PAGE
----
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Alphabetical Order Lesson Plan

Instructor: Dana Dance-Schissel

Dana teaches social sciences at the college level and English and psychology at the high school level. She has master's degrees in applied, clinical and community psychology.

What is alphabetical order and how is it used to organize things? This lesson plan teaches students about the order of the letters in the alphabet and how this dictates alphabetical order. An activity engages the class physically as they place themselves in alphabetical order.

Learning Objectives

Upon completion of this lesson, students will be able to:

  • explain what 'alphabetical order' means
  • list the letters of the alphabet in order
  • place items in alphabetical order

Length

30 to 60 minutes

Curriculum Standards

  • CCSS.ELA-LITERACY.RI.1.2

Identify the main topic and retell key details of a text.

  • CCSS.ELA-LITERACY.RI.1.3

Describe the connection between two individuals, events, ideas, or pieces of information in a text.

  • CCSS.ELA-LITERACY.RI.1.4

Ask and answer questions to help determine or clarify the meaning of words and phrases in a text.

Materials

  • A visual representation of the alphabet (e.g. letter cards hanging on the wall in order, a written alphabet on the board, etc.)
  • Index cards

Instructions

  • Pass out one index card to each student. Have each student write their first name in capital letters on one side of the index card.
  • When all students have written their names, ask the students to raise their hands if their name begins with the letter 'A'.
  • For those students who raised their hands, have them bring their index card and line up in front of the letter 'A' on display in the classroom.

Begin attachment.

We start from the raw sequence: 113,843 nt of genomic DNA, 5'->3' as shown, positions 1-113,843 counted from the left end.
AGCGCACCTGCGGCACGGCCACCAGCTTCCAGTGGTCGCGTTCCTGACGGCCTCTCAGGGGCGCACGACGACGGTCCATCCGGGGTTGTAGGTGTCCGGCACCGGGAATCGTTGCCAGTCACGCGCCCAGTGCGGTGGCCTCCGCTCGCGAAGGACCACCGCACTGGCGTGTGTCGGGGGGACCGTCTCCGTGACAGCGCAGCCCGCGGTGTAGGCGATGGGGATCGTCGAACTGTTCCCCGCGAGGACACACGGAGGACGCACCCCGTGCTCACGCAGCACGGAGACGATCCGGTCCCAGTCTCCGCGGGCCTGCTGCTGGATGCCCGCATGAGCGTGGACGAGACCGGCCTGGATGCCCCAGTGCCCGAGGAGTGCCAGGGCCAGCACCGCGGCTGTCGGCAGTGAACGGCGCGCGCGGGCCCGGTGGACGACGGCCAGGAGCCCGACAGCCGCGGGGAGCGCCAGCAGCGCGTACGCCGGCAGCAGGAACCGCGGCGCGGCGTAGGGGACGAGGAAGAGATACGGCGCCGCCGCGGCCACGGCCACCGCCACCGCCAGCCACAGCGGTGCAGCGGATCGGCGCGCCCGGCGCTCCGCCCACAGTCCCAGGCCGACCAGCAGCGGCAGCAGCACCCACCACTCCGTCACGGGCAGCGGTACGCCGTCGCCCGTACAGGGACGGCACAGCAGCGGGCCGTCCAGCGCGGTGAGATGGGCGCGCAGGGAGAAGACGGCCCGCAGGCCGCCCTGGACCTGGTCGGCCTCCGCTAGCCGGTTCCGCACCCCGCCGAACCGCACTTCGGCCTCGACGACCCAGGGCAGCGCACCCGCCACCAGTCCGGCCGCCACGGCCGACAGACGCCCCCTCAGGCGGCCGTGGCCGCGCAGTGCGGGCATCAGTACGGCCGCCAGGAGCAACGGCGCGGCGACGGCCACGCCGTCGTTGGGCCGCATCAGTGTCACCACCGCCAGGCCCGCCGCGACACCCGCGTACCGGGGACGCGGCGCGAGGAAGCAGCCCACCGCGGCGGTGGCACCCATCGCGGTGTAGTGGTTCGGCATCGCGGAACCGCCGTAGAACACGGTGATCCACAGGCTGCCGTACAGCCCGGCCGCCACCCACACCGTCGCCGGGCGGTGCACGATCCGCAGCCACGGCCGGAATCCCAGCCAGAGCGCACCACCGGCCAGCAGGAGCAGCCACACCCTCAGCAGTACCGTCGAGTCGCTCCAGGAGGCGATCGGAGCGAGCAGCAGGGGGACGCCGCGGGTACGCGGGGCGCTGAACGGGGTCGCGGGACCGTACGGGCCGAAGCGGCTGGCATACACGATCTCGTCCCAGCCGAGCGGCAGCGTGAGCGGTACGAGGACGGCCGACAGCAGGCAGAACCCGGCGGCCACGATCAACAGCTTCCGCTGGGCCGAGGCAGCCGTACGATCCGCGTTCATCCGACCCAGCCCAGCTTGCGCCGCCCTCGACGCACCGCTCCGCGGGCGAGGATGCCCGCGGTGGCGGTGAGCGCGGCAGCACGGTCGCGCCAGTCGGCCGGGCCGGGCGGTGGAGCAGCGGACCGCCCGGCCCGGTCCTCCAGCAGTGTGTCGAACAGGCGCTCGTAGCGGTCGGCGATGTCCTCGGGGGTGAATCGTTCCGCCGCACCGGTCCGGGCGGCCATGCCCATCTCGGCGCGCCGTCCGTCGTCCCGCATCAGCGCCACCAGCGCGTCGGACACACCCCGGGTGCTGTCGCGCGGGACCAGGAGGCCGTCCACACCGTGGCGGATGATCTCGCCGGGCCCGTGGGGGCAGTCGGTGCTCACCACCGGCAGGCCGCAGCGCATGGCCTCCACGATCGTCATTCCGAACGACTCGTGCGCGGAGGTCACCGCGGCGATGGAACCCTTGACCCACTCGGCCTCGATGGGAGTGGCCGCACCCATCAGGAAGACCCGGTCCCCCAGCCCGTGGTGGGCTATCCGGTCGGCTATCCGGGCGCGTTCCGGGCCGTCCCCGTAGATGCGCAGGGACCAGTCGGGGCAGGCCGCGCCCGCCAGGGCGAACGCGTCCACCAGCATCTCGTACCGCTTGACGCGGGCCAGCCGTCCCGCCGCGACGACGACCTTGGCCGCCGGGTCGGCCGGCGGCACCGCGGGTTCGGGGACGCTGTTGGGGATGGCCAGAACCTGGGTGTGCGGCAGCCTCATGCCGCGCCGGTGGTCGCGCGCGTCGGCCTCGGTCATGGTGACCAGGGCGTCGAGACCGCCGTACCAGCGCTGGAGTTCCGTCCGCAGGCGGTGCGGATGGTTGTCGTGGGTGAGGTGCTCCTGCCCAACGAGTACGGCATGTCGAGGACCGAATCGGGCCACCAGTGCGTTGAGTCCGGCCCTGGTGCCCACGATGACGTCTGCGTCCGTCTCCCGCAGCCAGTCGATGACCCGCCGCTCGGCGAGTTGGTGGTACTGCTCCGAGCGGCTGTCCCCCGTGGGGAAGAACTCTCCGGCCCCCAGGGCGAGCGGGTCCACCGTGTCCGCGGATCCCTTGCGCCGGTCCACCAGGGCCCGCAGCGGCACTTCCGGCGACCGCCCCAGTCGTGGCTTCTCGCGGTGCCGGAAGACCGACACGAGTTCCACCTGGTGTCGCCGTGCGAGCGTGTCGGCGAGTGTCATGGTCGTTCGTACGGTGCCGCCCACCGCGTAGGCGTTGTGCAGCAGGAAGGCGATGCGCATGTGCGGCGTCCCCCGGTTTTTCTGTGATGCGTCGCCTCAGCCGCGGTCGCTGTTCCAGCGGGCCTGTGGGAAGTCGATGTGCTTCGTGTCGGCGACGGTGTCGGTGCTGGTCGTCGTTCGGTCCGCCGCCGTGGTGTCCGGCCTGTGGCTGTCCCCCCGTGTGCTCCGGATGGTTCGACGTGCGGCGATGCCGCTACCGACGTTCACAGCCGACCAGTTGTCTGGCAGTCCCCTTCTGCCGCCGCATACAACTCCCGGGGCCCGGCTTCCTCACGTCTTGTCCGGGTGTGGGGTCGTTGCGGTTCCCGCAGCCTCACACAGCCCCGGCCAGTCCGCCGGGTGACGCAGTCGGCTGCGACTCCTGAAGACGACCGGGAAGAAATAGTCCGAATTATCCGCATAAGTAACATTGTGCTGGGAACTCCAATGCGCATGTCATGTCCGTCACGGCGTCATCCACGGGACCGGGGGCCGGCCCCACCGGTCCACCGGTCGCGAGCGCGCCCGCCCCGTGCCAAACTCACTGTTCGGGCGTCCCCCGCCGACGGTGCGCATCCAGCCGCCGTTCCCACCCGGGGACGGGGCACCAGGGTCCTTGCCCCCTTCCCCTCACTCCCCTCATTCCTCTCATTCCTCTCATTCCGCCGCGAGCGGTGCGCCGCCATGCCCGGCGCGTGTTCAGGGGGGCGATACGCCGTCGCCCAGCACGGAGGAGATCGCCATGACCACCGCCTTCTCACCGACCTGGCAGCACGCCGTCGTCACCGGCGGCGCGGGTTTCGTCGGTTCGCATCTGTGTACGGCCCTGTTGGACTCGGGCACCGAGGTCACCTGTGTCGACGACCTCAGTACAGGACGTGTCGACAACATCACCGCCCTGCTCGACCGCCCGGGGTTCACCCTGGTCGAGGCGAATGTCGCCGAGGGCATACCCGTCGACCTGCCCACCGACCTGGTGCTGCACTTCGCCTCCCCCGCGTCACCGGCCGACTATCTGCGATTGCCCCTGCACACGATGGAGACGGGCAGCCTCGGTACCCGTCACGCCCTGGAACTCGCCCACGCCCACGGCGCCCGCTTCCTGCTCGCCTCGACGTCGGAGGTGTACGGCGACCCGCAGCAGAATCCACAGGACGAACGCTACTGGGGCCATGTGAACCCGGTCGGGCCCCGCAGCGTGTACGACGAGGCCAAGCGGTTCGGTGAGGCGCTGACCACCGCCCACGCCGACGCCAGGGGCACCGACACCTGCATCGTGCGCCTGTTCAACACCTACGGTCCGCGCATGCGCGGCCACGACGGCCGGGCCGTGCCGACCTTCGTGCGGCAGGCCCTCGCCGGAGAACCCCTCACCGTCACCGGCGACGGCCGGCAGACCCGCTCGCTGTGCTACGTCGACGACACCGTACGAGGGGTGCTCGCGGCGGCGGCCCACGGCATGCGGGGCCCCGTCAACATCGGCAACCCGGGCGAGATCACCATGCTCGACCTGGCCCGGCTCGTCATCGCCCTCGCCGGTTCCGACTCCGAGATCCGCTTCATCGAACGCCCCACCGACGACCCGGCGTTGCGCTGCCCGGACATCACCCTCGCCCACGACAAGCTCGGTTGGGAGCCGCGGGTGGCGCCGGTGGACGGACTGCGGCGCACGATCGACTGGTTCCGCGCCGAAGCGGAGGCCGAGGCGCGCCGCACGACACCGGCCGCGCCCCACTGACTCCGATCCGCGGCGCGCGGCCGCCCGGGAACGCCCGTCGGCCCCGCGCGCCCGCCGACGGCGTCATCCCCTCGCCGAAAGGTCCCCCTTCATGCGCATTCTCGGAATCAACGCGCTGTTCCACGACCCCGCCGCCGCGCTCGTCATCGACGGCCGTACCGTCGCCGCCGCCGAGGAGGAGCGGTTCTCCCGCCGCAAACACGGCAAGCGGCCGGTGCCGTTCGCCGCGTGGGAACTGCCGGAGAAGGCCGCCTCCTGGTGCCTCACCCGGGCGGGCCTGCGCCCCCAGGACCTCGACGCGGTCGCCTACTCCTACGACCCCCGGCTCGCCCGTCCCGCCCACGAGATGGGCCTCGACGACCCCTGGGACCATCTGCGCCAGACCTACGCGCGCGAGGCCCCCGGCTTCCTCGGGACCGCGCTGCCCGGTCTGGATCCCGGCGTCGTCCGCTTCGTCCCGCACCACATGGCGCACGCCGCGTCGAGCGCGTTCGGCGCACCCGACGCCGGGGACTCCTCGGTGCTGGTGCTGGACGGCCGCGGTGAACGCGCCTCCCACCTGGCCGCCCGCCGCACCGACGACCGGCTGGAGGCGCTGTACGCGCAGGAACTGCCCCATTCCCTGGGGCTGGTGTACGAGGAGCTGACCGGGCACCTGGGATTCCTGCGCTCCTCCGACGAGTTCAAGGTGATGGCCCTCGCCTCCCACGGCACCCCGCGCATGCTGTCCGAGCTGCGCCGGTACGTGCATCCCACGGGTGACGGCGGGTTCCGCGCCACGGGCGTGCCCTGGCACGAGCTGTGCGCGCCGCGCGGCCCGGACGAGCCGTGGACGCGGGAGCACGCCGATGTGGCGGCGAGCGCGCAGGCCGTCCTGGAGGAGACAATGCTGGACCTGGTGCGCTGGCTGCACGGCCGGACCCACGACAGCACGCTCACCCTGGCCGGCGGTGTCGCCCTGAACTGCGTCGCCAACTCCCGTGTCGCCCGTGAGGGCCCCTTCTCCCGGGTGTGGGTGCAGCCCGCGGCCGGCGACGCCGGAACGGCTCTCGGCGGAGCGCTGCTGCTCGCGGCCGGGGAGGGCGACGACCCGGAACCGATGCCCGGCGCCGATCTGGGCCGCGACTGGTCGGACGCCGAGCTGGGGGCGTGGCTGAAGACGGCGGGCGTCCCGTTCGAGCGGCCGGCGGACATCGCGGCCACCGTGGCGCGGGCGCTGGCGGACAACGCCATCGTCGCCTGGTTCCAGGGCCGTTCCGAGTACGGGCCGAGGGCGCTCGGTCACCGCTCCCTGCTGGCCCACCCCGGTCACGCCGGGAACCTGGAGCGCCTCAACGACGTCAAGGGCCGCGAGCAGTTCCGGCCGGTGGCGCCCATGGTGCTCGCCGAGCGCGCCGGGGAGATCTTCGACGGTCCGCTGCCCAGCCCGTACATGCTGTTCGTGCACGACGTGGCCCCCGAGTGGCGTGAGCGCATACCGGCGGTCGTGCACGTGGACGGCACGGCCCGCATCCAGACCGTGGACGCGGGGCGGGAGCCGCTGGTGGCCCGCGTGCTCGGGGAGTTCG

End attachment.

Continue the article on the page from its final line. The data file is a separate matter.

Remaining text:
• Next, ask the students to raise their hands if their name begins with the letter 'B'.
  • For those who raised their hands, have them bring their index card and line up in front of the letter 'B' on display in the classroom.
  • Repeat this process of calling letters and lining the students up whose names begin with that letter until all students are standing in front of the letter that corresponds with the first letter of their first name.
  • Now, go to each line of students and physically place them in alphabetical order within the line (e.g. Aaron comes before Alice, and so on).
    • Why do you think you are standing in this order?
  • Explain to the students that they have been organized in alphabetical order according to the letters in their first names, using the letters on display to show the ordinal positions of each letter. Also explain that if two or more words begin with the same letter, the second letter comes into play when placing items in alphabetical order. If the second letter is the same, the third letter must be considered and so on.
  • Have students return to their seats.
  • On the board, show students examples of words that require using the second, third, and so on, letters in order to place them alphabetically. For example:
    • ball, bat, back, band
    • can, car, cat, call
  • Provide the students with the opportunity to try some of these on their own before proceeding.

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